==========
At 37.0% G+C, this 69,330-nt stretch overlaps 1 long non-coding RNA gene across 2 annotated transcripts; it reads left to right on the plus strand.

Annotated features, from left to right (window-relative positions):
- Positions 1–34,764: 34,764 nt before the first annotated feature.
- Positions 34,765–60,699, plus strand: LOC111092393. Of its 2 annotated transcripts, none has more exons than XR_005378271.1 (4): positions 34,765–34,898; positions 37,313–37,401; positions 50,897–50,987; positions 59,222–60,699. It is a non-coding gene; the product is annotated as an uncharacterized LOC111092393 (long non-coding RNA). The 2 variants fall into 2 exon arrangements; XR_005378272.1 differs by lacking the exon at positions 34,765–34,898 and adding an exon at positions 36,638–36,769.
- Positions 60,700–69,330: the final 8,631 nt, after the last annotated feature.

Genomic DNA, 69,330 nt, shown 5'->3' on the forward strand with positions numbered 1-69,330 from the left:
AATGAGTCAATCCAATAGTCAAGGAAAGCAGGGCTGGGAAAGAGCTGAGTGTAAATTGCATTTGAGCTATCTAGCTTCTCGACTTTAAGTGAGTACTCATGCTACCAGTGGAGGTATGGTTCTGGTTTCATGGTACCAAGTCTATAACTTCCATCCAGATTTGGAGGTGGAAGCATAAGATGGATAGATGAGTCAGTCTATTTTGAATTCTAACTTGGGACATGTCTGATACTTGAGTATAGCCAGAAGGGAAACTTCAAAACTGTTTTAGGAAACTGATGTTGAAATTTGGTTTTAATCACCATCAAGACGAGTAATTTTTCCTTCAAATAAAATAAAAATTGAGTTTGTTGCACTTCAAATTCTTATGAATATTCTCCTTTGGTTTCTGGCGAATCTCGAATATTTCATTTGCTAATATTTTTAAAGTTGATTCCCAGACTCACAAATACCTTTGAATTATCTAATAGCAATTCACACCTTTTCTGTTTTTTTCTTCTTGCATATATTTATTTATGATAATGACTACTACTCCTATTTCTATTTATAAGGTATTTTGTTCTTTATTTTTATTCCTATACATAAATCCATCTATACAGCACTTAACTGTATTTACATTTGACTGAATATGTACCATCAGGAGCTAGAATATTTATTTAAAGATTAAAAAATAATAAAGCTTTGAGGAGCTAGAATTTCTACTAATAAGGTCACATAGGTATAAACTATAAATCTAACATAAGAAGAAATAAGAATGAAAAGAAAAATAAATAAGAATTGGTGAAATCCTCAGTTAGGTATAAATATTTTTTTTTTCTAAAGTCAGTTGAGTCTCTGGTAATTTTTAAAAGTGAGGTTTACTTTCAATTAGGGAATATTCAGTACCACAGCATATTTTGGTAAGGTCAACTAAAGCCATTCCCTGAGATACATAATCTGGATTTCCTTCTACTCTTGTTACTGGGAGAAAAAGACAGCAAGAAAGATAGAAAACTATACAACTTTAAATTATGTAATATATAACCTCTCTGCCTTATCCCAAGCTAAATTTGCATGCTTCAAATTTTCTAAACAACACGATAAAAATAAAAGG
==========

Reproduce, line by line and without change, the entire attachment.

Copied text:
At 37.0% G+C, this 69,330-nt stretch overlaps 1 long non-coding RNA gene across 2 annotated transcripts; it reads left to right on the plus strand.

Annotated features, from left to right (window-relative positions):
- Positions 1–34,764: 34,764 nt before the first annotated feature.
- Positions 34,765–60,699, plus strand: LOC111092393. Of its 2 annotated transcripts, none has more exons than XR_005378271.1 (4): positions 34,765–34,898; positions 37,313–37,401; positions 50,897–50,987; positions 59,222–60,699. It is a non-coding gene; the product is annotated as an uncharacterized LOC111092393 (long non-coding RNA). The 2 variants fall into 2 exon arrangements; XR_005378272.1 differs by lacking the exon at positions 34,765–34,898 and adding an exon at positions 36,638–36,769.
- Positions 60,700–69,330: the final 8,631 nt, after the last annotated feature.

Genomic DNA, 69,330 nt, shown 5'->3' on the forward strand with positions numbered 1-69,330 from the left:
AATGAGTCAATCCAATAGTCAAGGAAAGCAGGGCTGGGAAAGAGCTGAGTGTAAATTGCATTTGAGCTATCTAGCTTCTCGACTTTAAGTGAGTACTCATGCTACCAGTGGAGGTATGGTTCTGGTTTCATGGTACCAAGTCTATAACTTCCATCCAGATTTGGAGGTGGAAGCATAAGATGGATAGATGAGTCAGTCTATTTTGAATTCTAACTTGGGACATGTCTGATACTTGAGTATAGCCAGAAGGGAAACTTCAAAACTGTTTTAGGAAACTGATGTTGAAATTTGGTTTTAATCACCATCAAGACGAGTAATTTTTCCTTCAAATAAAATAAAAATTGAGTTTGTTGCACTTCAAATTCTTATGAATATTCTCCTTTGGTTTCTGGCGAATCTCGAATATTTCATTTGCTAATATTTTTAAAGTTGATTCCCAGACTCACAAATACCTTTGAATTATCTAATAGCAATTCACACCTTTTCTGTTTTTTTCTTCTTGCATATATTTATTTATGATAATGACTACTACTCCTATTTCTATTTATAAGGTATTTTGTTCTTTATTTTTATTCCTATACATAAATCCATCTATACAGCACTTAACTGTATTTACATTTGACTGAATATGTACCATCAGGAGCTAGAATATTTATTTAAAGATTAAAAAATAATAAAGCTTTGAGGAGCTAGAATTTCTACTAATAAGGTCACATAGGTATAAACTATAAATCTAACATAAGAAGAAATAAGAATGAAAAGAAAAATAAATAAGAATTGGTGAAATCCTCAGTTAGGTATAAATATTTTTTTTTTCTAAAGTCAGTTGAGTCTCTGGTAATTTTTAAAAGTGAGGTTTACTTTCAATTAGGGAATATTCAGTACCACAGCATATTTTGGTAAGGTCAACTAAAGCCATTCCCTGAGATACATAATCTGGATTTCCTTCTACTCTTGTTACTGGGAGAAAAAGACAGCAAGAAAGATAGAAAACTATACAACTTTAAATTATGTAATATATAACCTCTCTGCCTTATCCCAAGCTAAATTTGCATGCTTCAAATTTTCTAAACAACACGATAAAAATAAAAGG